UCU chief: ‘without surgery, I would have died’

Sally Hunt praises the NHS as she reveals the reason behind her six months off work

May 29, 2014

Source: Russell Sach

Fighting fit: Sally Hunt said the care she received in hospital had reaffirmed her determination to challenge casualisation

University and College Union general secretary Sally Hunt has revealed that she underwent life-saving surgery during a six-month leave of absence last year.

Speaking for the first time about the illness that forced her to step down from her day-to-day duties, Ms Hunt will tell delegates at the union’s annual congress in Manchester on 29 May that she received a “life-changing emergency operation” to treat an acute bowel condition.

That treatment for chronic ulcerative colitis meant that she was unable to attend last year’s congress in her home town of Brighton, where she was recovering from surgery.

She reveals that she initially refused to go under the knife despite dire warnings from doctors that she required treatment.

“Like a textbook control freak, I refused to accept this and refused the operation,” Ms Hunt will say.

“Only when a doctor told me that without the operation I would die did I finally see sense.”

She will also explain how it was her decision to give up smoking in January last year that accelerated her condition as it had – according to doctors – “removed the last bit of sticky tape holding my digestion system together”.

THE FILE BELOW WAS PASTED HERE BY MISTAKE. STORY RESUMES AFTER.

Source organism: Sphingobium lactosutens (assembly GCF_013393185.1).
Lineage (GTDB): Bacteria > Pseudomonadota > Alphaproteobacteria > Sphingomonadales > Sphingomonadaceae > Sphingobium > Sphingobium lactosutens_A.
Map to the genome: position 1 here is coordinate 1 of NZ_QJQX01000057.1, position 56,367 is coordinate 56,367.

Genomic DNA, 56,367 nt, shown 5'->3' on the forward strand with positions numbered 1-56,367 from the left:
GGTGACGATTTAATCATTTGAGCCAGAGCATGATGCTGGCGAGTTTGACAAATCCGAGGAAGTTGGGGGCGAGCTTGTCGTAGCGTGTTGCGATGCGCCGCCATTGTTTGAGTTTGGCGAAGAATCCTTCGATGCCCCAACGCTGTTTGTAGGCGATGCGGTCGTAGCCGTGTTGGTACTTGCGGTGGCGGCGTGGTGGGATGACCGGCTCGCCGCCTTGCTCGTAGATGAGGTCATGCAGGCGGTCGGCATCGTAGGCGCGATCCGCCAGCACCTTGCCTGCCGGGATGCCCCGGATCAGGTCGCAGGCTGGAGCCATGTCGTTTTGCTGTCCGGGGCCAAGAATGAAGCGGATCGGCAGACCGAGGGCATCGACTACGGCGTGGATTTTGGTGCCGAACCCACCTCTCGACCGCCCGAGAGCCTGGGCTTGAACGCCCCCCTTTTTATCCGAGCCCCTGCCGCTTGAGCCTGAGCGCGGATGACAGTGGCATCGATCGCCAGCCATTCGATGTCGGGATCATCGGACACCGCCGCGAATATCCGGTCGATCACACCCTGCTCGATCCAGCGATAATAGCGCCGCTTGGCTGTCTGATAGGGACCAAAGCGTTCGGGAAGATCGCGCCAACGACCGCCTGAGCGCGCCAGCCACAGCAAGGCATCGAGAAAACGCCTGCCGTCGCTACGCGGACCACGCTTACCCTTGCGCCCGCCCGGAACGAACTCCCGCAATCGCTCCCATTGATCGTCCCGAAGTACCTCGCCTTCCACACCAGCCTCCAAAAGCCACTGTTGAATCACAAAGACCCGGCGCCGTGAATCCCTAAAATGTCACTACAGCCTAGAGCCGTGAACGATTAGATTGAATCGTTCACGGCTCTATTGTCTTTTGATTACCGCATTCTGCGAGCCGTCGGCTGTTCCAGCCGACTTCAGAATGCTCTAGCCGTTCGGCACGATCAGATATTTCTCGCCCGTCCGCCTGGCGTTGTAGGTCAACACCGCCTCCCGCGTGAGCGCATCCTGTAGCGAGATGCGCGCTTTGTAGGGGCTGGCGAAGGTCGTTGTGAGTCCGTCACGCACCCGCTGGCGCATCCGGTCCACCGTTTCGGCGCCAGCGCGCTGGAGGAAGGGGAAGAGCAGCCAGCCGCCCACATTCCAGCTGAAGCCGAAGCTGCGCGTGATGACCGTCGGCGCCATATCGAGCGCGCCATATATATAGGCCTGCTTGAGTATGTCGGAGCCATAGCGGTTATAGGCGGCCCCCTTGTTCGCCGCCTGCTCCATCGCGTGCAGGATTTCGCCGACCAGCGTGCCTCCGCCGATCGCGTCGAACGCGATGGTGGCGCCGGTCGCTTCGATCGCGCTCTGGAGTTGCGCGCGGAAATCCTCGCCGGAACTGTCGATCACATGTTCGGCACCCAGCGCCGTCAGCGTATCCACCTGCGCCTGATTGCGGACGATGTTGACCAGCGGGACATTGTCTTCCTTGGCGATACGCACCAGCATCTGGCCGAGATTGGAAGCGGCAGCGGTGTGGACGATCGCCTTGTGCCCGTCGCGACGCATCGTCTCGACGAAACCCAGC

Her recovery, which included several weeks in hospital, led her to reflect upon the “amazing care and skill provided by NHS staff” who had been taught in universities and colleges.

“I was proud that the nurses and doctors and everyone in between who looked after me had been trained by our people [ie, union members],” she will tell delegates. “What a testament to the power of education and to its influence on our society.”

Talking to health workers who were often on insecure contracts or the minimum wage had redoubled her determination to fight against casualisation, Ms Hunt will add.

She will also pay tribute to two “fallen comrades” – Bob Crow, who led the RMT Union, and former UCU vice-president John McCormack – who both sent her get-well-soon cards, but have since died. “These untimely deaths remind us again that the work of trade unionists can be stressful, tough and thankless,” she will say.

This week’s congress is likely to be dominated by the UCU’s handling of a lengthy industrial dispute over last year’s 1 per cent pay offer, which has been criticised by left-wing unionists as weak and muddled.

The action involved six national walkouts, although a planned marking boycott was called off after 84 per cent of members taking part in a ballot voted to accept a 2 per cent pay deal for 2014-15.

In terms of policy, Ms Hunt will mention a new report by the UCU that compares public spending on higher and further education in England, Scotland, Wales and Northern Ireland. Spending on higher education in Scotland is almost three times higher than the sum spent on further education, but is just 25 per cent higher than the total given to FE in England, Ms Hunt will point out.

She will call for policies to consider post-compulsory education as a whole to ensure that the state “properly and fully fund[s] all modes and levels” of education.


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